1. Black Box Vehicle data and Vehicle GPS data.
2. Grocery buying habits inclusive of food choices, diet and vices. All POS data.
3. Retail sales and entertainment data. Movies tickets, clothes, Wal-Maze runs at midnight.
4. Internet browsing activity. Google searches.
5. Online shopping.
6. Utility bills and other innocuous data sources.
7. Tax data.
8. Computerized medical records.
9. Bank records.
10. Telephone conversation transcripts.
It may seem hard to believe or difficult to grasp, but even as I feel like William Gibson a bit writing this, it really is inevitable and coming soon to a iPhone near you. We have become so linked, connected, chained to online/internet activity that as time passes, we will become more dependant on it and not less. With every following generation, information breaches will not be seen as privacy intrusive like they are now. What is Spoken about you may just be apart of your status or ‘Master Set,’ as they call it in the social sciences.
Internet information that gets sent in packets from one place to another will eventually leave US server space and be pinged in pieces around the globe at different destinations. It will be the off-shore unrestricted companies that will work overtime to provide reliable, unencrypted data as a standard. The only ones who will have an ability to remain private will be the people controlling the metric. A quick end-game thought of this however, is that anyone not in the metric leaves themselves eventually suspect and under the long arm of the law. Secrets will be the crimes of the future. Damn, what does that make me?Hopefully, they won’t grandfather in what I already know today.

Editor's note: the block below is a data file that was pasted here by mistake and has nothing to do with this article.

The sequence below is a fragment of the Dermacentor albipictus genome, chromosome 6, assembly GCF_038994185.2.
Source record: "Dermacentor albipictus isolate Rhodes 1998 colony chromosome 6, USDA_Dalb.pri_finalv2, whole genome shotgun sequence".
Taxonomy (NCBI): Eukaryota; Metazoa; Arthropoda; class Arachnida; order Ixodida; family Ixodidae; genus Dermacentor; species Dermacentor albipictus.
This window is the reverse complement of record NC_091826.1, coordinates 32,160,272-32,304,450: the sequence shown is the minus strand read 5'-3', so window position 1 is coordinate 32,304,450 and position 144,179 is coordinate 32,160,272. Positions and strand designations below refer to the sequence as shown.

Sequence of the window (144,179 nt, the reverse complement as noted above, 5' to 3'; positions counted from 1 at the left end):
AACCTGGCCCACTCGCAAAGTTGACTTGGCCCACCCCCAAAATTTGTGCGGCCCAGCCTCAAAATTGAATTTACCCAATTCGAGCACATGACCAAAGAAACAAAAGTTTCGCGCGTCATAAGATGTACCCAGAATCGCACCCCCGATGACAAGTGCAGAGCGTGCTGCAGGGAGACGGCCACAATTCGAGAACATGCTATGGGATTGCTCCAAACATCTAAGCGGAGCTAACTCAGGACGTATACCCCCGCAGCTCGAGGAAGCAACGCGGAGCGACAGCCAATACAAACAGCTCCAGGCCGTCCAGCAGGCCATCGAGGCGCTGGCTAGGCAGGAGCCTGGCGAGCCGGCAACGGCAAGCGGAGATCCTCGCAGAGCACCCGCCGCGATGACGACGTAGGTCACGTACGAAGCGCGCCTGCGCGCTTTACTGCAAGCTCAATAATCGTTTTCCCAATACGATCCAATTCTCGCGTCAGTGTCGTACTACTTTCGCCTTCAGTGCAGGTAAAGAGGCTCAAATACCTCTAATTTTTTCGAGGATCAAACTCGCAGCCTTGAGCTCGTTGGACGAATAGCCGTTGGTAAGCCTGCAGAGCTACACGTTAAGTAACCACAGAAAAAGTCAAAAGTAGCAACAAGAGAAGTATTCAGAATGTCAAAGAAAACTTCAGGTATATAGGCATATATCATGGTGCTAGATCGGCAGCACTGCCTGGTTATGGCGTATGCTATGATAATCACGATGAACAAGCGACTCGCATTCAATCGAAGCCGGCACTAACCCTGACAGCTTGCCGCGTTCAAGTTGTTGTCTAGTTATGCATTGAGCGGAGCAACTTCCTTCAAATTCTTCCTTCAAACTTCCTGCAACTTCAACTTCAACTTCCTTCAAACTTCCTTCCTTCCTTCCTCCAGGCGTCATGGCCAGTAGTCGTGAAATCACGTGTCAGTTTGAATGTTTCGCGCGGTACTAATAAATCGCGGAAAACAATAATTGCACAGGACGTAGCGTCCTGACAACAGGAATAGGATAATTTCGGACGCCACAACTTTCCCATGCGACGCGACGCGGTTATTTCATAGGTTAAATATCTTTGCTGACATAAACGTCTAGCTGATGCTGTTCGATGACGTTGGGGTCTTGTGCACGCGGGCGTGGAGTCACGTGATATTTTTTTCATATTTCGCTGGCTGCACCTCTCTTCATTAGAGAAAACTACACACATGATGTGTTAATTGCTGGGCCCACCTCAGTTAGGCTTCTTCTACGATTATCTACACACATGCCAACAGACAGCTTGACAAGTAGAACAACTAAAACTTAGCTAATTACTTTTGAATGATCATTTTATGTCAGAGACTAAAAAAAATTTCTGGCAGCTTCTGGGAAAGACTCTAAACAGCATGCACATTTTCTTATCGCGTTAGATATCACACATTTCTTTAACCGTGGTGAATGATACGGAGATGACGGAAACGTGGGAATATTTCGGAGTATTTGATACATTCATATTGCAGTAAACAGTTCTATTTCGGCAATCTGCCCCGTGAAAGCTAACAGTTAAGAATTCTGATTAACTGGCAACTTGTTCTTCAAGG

Lenny Bruce must be laughing quietly to himself, sleeping snug in that coffin. He once said that ‘in a democracy, every ones ass is up for grabs’. Maybe he should’ve said in a market economy everyone’s asses are up for grabs, but perhaps it was implied. Let’s find his grave and have it etched outside on a plaque. Maybe someone could see if it’s ‘Spoken’ and head over there with a new Black Sharpie Pen ($2.95 – Target [Mastercard xxxx 9876 10:45pm).
A few years ago I might’ve laughed at a post like this and thought it outlandish and conspiracy laden, even for me. Art Bell has done retired, folks. But this is not just plausible but most likely what’s in store and it will probably happen incrementally, just as it’s happening now. Some folks will say you can either change all your personal data and try to skew it, but what does that say about identity and will people’s identity survive it? Privacy hasn’t, and that’s a fact. Also, changing your data won’t do much as a lot of this info comes and will continue to populate from public record sources and available data that hasn’t been generated by you.
Just as our disposable plastic trash is becoming a huge problem for us in real-time, our e-trash will be equally troublesome for us down the road. Eventually we’re going to have confront all of it in the end.
Tell me … is it Spoken?
Tell me … is it Spoken?